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Boarders Leave Tanker Reportedly Seized By Iran-Backed Forces

Updated - The United Kingdom Maritime Trade Operations (UKMTO), the Royal Navy information service for shipping, reported Wednesday that a potential hijack incident off the coast of the United Arab Emirates was “complete,” suggesting boarders had left the tanker Asphalt Princess, which had been seized Tuesday according to various reports.

Reuters news agency reported Tuesday three “maritime security forces” claiming that “Iranian-backed forces” had seized an oil tanker off the UAE. Two identified the ship as the Panama-registered asphalt/bitumen tanker Asphalt Princess, which the London Times had reported hijacked. The vessel is owned by Prime Tankers, according to Aurora Intel.

The Times Tuesday cited “British sources” saying they were “working on the assumption that Iranian military or proxies boarded the vessel.” The British foreign ministry said it was “urgently investigating” an incident on a vessel off the UAE coast.

Potential hijack

UKMTO had earlier on its website reported a “potential hijack” and advised ships to exercise extreme caution due to the incident, around 60 nautical miles east of Fujairah, one of the emirates. This would place the vessel in the Gulf of Oman, east of the Straits of Hormuz, through which around a fifth of the world’s seaborne oil passes.

The Iranian foreign ministry spokesman Saeed Khatibzadeh, in a statement posted on Telegram, said Iran was “ready to deliver help and to provide a close investigation of the matter.” He said that recent incidents with shipping in the Gulf of Oman and the Persian Gulf were “very suspicious.” Iran's senior armed forces spokesman, Abolfazl Shekarchi, Tuesday criticized "a kind of psychological warfare…setting the stage for new bouts of adventurism.”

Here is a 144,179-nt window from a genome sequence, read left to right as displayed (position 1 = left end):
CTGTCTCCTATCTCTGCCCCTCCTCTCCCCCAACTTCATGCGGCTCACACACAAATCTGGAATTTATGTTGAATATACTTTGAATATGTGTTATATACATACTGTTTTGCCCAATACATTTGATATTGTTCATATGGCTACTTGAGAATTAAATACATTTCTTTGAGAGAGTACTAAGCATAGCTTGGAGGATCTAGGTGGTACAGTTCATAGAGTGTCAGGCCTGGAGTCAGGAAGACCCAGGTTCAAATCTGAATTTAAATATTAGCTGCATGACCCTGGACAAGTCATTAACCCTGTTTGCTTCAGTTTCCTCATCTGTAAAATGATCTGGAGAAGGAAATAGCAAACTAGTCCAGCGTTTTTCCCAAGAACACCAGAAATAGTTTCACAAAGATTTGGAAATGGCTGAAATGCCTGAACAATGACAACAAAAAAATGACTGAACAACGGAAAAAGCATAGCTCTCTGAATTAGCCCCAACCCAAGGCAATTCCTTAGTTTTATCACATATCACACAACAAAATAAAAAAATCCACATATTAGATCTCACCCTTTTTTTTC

Tensions in the region rose last week with an apparent drone attack off the Omani coast on the Mercer Street, a Japanese-owned, Liberian-flagged, Israeli-managed tanker in which two crew died. Israel and the United States both blamed Iran, which denied any responsibility. Washington and London said on Sunday they would consult with allies on how best to respond.

Unlawful attack

On Monday, Britain summoned Iran’s ambassador over what the British government described as an “unlawful attack,” and Prime Minister Boris Johnson said Iran would “face the consequences of….[an] unacceptable and outrageous attack on commercial shipping.”

Talks between Iran and world powers aimed at reviving Tehran’s 2015 nuclear agreement are currently on hold pending a new negotiation team being assembled by President-elect Ebrahim Raisi (Raeesi), who formally takes office Thursday. American and Iranian positions apparently remain well apart, with Washington refusing to lift sanctions that Iran argues are incompatible with the professed desire of the Biden administration to return to the agreement, the JCPOA (Joint Comprehensive Plan of Action).

Israel, which opposed the JCPOA and supported President Donald Trump in leaving the agreement and imposing ‘maximum pressure’ sanctions on Iran, is widely believed to have been behind last November’s killing of Iranian scientist Mohsen Fakhrizadeh as well as attacks on Iranian nuclear sites, including one on Natanz in April that prompted Tehran to increase its level of enrichment to 60 percent, well in excess of the JCPOA 3.67-percent limit. In recent months, Iran and Israel have traded accusations of attacking each other's shipping.

Tensions at sea have been evident. Refinitiv, which tracks shipping, reported Tuesday that at least five vessels in the area of the Persian Gulf and Sea of Oman had updated their status to “not under command,” a status generally indicating a ship in exceptional circumstances.

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